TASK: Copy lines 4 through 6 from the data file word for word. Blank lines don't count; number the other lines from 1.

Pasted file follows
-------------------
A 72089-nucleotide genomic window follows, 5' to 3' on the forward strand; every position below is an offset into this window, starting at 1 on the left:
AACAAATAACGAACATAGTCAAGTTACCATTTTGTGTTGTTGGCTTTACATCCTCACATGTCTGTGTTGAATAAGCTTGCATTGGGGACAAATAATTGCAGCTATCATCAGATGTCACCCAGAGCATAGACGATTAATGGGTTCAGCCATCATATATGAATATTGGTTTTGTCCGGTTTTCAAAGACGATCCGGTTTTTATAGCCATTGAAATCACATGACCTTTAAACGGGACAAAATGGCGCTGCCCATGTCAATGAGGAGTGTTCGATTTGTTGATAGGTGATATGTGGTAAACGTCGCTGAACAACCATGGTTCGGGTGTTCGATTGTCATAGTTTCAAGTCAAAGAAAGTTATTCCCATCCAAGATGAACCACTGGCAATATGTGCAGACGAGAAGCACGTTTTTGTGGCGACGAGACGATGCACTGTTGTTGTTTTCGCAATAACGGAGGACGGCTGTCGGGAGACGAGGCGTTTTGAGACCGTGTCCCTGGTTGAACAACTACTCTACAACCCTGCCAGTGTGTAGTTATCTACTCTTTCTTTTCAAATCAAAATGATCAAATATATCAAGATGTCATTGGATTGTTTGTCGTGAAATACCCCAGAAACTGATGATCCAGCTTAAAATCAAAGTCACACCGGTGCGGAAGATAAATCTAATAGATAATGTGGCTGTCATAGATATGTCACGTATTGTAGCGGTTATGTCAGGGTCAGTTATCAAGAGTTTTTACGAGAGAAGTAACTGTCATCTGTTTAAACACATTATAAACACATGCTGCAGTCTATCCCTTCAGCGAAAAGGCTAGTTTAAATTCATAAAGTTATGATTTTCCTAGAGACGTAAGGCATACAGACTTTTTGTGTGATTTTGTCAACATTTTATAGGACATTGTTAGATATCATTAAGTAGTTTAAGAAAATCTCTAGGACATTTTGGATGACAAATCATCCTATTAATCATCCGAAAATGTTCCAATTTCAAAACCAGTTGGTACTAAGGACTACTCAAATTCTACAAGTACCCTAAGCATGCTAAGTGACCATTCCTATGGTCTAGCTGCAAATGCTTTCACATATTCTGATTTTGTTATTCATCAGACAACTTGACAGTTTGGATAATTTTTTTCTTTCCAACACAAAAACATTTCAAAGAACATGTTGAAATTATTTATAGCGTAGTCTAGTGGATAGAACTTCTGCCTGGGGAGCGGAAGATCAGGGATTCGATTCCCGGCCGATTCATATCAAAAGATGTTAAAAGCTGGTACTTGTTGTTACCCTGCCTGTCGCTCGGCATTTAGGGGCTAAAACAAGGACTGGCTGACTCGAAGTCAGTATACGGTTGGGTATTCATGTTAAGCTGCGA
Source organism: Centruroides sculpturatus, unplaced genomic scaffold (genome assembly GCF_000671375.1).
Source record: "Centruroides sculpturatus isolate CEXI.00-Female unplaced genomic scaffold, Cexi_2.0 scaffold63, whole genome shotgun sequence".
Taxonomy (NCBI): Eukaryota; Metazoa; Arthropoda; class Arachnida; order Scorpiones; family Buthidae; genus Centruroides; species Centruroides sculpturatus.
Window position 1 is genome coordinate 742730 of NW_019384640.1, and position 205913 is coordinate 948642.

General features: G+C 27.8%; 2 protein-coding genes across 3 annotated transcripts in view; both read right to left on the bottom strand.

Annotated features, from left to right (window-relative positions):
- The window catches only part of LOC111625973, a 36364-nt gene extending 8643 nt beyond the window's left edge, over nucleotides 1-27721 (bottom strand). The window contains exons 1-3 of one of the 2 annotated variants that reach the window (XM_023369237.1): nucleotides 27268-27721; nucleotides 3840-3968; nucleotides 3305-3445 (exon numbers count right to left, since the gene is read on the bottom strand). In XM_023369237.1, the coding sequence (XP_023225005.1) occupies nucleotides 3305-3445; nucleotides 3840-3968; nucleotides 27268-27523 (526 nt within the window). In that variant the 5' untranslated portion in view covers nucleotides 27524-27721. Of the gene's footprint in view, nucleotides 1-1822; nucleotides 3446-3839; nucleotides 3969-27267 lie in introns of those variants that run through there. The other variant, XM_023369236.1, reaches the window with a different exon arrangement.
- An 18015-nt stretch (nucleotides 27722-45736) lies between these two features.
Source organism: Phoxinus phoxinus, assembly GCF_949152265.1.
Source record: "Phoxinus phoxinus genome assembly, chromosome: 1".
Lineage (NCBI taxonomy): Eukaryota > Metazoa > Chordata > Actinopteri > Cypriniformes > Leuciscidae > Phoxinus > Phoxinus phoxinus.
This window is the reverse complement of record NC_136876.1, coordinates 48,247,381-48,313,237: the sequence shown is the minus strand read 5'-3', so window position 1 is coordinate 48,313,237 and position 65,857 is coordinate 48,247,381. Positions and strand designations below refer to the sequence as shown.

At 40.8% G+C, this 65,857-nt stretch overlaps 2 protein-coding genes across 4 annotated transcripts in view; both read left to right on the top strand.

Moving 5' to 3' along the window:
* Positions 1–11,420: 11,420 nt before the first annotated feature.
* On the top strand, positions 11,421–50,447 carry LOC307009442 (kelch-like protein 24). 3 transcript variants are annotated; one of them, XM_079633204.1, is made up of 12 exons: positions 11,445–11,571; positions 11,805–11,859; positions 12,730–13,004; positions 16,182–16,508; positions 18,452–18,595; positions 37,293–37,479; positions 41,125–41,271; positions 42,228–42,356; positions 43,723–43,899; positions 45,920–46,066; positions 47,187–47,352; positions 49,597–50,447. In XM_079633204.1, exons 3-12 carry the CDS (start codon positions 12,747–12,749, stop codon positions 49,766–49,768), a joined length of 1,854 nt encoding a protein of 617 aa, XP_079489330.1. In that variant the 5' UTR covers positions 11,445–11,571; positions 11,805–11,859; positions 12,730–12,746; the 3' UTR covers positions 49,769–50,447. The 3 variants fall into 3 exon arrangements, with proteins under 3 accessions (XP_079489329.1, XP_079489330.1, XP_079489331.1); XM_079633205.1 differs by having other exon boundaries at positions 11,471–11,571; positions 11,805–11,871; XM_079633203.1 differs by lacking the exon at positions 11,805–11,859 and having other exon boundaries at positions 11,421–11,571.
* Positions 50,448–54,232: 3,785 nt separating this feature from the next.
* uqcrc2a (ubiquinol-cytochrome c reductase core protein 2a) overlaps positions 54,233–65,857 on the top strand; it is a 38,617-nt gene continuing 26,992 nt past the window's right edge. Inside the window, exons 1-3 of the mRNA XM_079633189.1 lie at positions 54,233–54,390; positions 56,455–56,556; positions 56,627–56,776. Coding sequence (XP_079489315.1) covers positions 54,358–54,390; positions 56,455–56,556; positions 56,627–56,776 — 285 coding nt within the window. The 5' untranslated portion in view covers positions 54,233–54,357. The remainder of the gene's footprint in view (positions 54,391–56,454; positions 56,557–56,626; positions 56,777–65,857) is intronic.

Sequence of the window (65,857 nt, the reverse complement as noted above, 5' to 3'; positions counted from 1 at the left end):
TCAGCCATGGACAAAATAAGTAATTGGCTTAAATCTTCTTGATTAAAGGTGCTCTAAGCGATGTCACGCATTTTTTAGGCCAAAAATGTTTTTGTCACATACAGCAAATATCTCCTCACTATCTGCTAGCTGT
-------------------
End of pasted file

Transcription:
Source record: "Centruroides sculpturatus isolate CEXI.00-Female unplaced genomic scaffold, Cexi_2.0 scaffold63, whole genome shotgun sequence".
Taxonomy (NCBI): Eukaryota; Metazoa; Arthropoda; class Arachnida; order Scorpiones; family Buthidae; genus Centruroides; species Centruroides sculpturatus.
Window position 1 is genome coordinate 742730 of NW_019384640.1, and position 205913 is coordinate 948642.